Turn Meat Scraps Into Christmas Candles

For an easy Christmas gift, try making homemade candles out of meat tallow.
By the MOTHER EARTH NEWS Editors
December/January 1991

Candles create the perfect ambiance for the holiday season. This year, make your own holiday candles out of meat scraps.
PHOTO: MOTHER EARTH NEWS EDITORS


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Make or Buy All Natural Tallow Container Candles for Christmas

Making tallow container candles out of bison fat.

It just wouldn't seem like Christmas without candles. And with good reason: Candles have long symbolized the anticipation of the holidays and the keeping of the faith. Candles also remind us that this is a time to remember the past, and what better way than to forgo electricity in favor of the beauty of a homemade candle. And, perhaps best of all, candles make a quick, thoughtful gift (it only takes a second to wrap up a few!).

In addition to being fun, candles are very easy to make at home. You don't need an expensive kit, fancy molds or even special wicks. You can still make them the way your great-grandmother did — with what you have on hand. Though almost any kind of tallow may be used for candles, beef tallow is the hardest and slowest burning, with an attractive, creamy white color and a clean odor. It's also the cheapest and easiest to obtain — often available free at your local butcher or rendering plant. Just ask if you can have the beef scraps and be willing to pick them up at their convenience.

For supplies, you'll need:

A container for melting scraps into tallow. You'll need one large enough to hold a batch and heavy enough to keep it from burning. A kettle with a pouring spout is handy, and a double-boiler arrangement for the pots is essential for safety. A large, restaurant-size tin can bent on one side to form a spout and placed in a large, deep pan with an inch or two of water is one good, cheap solution.

Cheesecloth for straining.
A long-handled spoon, long enough to reach the bottom of the container. Metal ones are best.
Molds are available in your kitchen or at the town dump.
Wicks can be made of cotton string, cord or whatever you have on hand.

  1. The first step is to make the wick. Twist or braid together any kind of cotton, string or cord to make a wick thick enough for the candle. Then soak in one of the following:
    •2 ounces borax, 1 ounce chloride of lime, 1 ounce chloride of ammonia and 1 ounce saltpeter, dissolved in 3 quarts of water.
    •1/2 pound lime and 2 ounces saltpeter dissolved in 1 gallon of water.
    •Turpentine Soak wicks 15 to 20 minutes; then dry in the sunshine before using.
  2. Render the scraps into tallow by cutting them into small pieces and melting them in a large, heavy pan on the kitchen stove or outdoors over an open fire. Keep the heat low and be patient. If you have a large panful, it may take several hours. Stir once in a while. When the bits of fried fat float to the top of the melted tallow, strain them through a piece of cheesecloth. Now you're ready to mold or dip your candles.
  3. You have two choices with tallow candles: dipping or molding.

To dip candles:

First cut the wicks to the proper length and then dip them into melted tallow. After the first dipping, roll the wicks between the fingers to thoroughly incorporate the tallow in the wick, then pull the wick straight and allow it to harden. When hardened, the wicks may be attached to a dipping frame (which allows you to dip several candles at once) made of coat-hanger wire. Tie the wicks about 3 inches apart on the frame and make sure all the wicks will fit into the container of tallow. Making sure that the tallow is completely melted and warm over a low flame, dip the wicks quickly into the melted tallow. You want to add a layer of tallow each time you dip, yet not melt off the previous layers. It works best if the candle is cold, and some people refrigerate or even freeze them between dippings. When the candles are cold and set, immerse again. Continue this process until the candles are as thick as you like. To store, wrap in tissue.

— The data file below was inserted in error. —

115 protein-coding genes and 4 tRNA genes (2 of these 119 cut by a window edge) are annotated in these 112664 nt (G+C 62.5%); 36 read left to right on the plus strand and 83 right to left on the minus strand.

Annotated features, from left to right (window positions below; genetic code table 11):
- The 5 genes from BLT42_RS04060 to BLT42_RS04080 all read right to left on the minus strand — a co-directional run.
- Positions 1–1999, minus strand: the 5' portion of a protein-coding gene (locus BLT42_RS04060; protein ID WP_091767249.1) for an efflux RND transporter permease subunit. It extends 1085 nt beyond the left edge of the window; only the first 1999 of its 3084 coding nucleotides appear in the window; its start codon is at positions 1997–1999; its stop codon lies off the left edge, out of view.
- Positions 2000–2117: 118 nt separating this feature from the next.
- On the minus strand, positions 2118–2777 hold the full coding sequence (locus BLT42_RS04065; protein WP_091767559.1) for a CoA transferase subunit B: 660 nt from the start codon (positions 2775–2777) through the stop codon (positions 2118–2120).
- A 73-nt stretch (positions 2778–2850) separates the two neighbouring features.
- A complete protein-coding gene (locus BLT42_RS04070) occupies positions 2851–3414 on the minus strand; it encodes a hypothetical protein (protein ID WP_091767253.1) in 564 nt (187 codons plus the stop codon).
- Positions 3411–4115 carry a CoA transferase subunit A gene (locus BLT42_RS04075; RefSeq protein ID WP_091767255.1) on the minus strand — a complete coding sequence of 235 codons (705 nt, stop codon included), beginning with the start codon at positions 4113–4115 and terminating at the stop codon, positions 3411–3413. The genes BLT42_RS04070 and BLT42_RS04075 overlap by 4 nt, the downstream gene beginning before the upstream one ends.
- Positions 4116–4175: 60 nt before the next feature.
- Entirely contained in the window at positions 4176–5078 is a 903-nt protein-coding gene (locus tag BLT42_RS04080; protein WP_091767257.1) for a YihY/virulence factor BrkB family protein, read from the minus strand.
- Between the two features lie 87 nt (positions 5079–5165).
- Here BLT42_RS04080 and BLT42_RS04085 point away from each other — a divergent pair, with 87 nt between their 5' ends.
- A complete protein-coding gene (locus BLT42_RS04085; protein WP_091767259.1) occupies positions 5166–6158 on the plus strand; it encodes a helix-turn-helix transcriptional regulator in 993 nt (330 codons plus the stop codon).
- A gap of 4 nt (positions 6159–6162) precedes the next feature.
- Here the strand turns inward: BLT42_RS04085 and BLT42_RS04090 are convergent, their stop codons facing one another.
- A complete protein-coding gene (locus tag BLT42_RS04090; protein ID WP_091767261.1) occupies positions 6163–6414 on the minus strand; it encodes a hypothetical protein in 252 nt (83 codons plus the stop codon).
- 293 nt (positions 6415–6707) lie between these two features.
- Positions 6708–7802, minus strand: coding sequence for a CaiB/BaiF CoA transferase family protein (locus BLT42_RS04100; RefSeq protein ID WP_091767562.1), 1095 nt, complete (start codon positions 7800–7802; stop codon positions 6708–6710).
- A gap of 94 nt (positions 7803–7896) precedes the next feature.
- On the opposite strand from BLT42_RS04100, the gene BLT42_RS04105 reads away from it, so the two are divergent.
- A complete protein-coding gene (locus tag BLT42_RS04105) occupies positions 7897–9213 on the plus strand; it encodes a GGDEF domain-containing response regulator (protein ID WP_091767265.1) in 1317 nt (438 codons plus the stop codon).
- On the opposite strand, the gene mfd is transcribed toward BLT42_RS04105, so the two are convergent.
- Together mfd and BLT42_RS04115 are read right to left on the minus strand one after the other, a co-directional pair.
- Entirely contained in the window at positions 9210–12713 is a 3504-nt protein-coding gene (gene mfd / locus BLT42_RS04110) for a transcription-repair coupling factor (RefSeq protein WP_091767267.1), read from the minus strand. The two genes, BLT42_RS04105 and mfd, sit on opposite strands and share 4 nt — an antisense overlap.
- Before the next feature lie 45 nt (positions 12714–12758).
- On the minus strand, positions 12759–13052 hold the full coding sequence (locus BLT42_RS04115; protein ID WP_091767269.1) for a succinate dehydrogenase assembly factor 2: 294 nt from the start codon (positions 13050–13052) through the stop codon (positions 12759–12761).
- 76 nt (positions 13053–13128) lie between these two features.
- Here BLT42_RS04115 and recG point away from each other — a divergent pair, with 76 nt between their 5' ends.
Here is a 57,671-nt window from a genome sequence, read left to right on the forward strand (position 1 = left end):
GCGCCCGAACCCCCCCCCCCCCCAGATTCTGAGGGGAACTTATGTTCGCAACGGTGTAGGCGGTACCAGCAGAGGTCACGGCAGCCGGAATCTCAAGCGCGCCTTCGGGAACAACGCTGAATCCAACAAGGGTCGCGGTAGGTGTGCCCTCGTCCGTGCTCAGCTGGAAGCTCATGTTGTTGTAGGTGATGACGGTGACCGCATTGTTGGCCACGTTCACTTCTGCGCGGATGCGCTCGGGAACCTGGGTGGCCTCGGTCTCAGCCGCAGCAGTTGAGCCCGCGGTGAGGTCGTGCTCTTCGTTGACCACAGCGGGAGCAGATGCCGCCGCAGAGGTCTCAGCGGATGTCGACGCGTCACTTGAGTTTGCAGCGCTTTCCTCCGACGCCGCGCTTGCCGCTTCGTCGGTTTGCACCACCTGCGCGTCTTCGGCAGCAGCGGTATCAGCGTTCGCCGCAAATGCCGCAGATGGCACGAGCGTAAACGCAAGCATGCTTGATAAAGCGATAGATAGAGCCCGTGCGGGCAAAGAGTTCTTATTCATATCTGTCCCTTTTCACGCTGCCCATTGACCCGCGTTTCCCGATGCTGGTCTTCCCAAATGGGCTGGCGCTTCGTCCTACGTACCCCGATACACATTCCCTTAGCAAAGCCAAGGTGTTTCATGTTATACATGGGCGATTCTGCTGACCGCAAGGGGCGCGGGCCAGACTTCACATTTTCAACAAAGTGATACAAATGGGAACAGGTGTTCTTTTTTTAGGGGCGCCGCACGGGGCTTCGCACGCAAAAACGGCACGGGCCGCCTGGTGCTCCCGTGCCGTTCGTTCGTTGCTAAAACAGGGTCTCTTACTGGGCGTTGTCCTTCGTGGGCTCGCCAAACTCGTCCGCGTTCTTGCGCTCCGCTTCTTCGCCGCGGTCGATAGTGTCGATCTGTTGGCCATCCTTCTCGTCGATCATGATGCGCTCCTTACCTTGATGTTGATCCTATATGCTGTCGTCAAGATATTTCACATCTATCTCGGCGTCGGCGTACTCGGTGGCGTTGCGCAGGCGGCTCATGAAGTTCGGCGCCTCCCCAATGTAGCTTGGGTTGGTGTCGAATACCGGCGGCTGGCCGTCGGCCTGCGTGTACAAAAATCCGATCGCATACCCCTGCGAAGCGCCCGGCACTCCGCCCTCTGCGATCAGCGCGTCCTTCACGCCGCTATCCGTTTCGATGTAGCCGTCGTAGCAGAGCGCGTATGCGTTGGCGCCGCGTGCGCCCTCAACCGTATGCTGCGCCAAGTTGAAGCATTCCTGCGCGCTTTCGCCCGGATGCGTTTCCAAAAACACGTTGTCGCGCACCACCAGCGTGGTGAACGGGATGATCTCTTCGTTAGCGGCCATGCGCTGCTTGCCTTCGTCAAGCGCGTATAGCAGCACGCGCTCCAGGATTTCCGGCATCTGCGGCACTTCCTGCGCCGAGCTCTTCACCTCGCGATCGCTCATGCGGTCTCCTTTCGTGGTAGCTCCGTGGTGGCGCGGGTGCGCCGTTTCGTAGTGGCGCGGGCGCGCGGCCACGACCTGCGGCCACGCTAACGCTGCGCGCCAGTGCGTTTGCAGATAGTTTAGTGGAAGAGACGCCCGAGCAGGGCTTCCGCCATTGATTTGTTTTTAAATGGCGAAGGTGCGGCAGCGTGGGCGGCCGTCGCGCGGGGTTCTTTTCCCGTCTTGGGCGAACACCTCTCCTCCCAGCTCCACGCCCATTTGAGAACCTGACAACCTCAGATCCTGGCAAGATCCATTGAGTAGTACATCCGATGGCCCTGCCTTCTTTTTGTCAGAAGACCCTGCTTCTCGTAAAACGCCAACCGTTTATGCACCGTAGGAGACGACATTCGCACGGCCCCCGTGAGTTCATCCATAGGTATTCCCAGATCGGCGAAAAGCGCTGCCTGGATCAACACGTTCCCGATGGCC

To mold candles:

Candle molds are available at almost any variety store or hobby shop, but they are also easy to locate — free of charge — almost everywhere you look. Milk cartons, paper-towel rolls, empty plastic bottles, paper cups and cracked tumblers can be found on any trash pile, at any city dump or in your own kitchen. All make great, disposable candle molds.

You can use nondisposable molds if you first make them stickproof. There are candle sprays and silicone sprays on the market, and you can also use a skillet spray which is made of fat. Or you can dust the inside of a greased mold with talcum or kitchen powder.

Candles are molded upside down, with the upper part of the mold corresponding to the bottom of the candle and the lower part of the mold becoming the candle top. Therefore, the bottom of the mold must have a small piece of excess wick. Preferably it will extend out of the mold, but this may not always be possible. If not, the extra coiled wick can be pulled out of the candle later.

With molds such as paper cups, loop one end of the wick over a wire suspended across the top of the mold, then thread the other end through a large darning needle and push the needle through the bottom of the mold at the middle of the cup. The wick may also be knotted where it comes out of the lower end of the mold in order to keep it taut.

Melted tallow, just hot enough to be fluid, is poured into the mold until it is filled. Pull the wicks tight and allow the candles to cool.

When cold, the candles will have shrunk in the molds. Refill with warm tallow and cool again.


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